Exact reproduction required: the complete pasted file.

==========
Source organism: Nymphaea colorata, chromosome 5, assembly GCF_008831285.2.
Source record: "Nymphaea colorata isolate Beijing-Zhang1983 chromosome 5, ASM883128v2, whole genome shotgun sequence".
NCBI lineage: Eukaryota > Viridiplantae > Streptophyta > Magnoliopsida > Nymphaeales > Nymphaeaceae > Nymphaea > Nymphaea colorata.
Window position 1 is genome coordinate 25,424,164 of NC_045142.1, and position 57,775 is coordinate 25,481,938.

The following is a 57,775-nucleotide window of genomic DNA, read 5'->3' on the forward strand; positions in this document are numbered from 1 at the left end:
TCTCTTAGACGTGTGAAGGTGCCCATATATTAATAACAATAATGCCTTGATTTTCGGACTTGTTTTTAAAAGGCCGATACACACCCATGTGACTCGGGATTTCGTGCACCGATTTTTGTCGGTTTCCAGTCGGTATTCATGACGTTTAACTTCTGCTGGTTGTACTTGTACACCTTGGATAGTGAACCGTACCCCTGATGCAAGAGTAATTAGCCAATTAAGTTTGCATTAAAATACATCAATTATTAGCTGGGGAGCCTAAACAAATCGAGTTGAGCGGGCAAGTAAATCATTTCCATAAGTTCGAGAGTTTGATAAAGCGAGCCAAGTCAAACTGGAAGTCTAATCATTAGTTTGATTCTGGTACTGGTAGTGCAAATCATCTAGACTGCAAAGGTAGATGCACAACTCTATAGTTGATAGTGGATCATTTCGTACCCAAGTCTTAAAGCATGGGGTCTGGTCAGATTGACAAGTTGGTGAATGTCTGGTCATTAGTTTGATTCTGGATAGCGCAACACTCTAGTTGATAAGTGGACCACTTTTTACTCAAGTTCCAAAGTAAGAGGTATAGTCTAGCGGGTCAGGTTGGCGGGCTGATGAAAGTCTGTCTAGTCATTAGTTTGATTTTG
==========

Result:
Source organism: Nymphaea colorata, chromosome 5, assembly GCF_008831285.2.
Source record: "Nymphaea colorata isolate Beijing-Zhang1983 chromosome 5, ASM883128v2, whole genome shotgun sequence".
NCBI lineage: Eukaryota > Viridiplantae > Streptophyta > Magnoliopsida > Nymphaeales > Nymphaeaceae > Nymphaea > Nymphaea colorata.
Window position 1 is genome coordinate 25,424,164 of NC_045142.1, and position 57,775 is coordinate 25,481,938.

The following is a 57,775-nucleotide window of genomic DNA, read 5'->3' on the forward strand; positions in this document are numbered from 1 at the left end:
TCTCTTAGACGTGTGAAGGTGCCCATATATTAATAACAATAATGCCTTGATTTTCGGACTTGTTTTTAAAAGGCCGATACACACCCATGTGACTCGGGATTTCGTGCACCGATTTTTGTCGGTTTCCAGTCGGTATTCATGACGTTTAACTTCTGCTGGTTGTACTTGTACACCTTGGATAGTGAACCGTACCCCTGATGCAAGAGTAATTAGCCAATTAAGTTTGCATTAAAATACATCAATTATTAGCTGGGGAGCCTAAACAAATCGAGTTGAGCGGGCAAGTAAATCATTTCCATAAGTTCGAGAGTTTGATAAAGCGAGCCAAGTCAAACTGGAAGTCTAATCATTAGTTTGATTCTGGTACTGGTAGTGCAAATCATCTAGACTGCAAAGGTAGATGCACAACTCTATAGTTGATAGTGGATCATTTCGTACCCAAGTCTTAAAGCATGGGGTCTGGTCAGATTGACAAGTTGGTGAATGTCTGGTCATTAGTTTGATTCTGGATAGCGCAACACTCTAGTTGATAAGTGGACCACTTTTTACTCAAGTTCCAAAGTAAGAGGTATAGTCTAGCGGGTCAGGTTGGCGGGCTGATGAAAGTCTGTCTAGTCATTAGTTTGATTTTG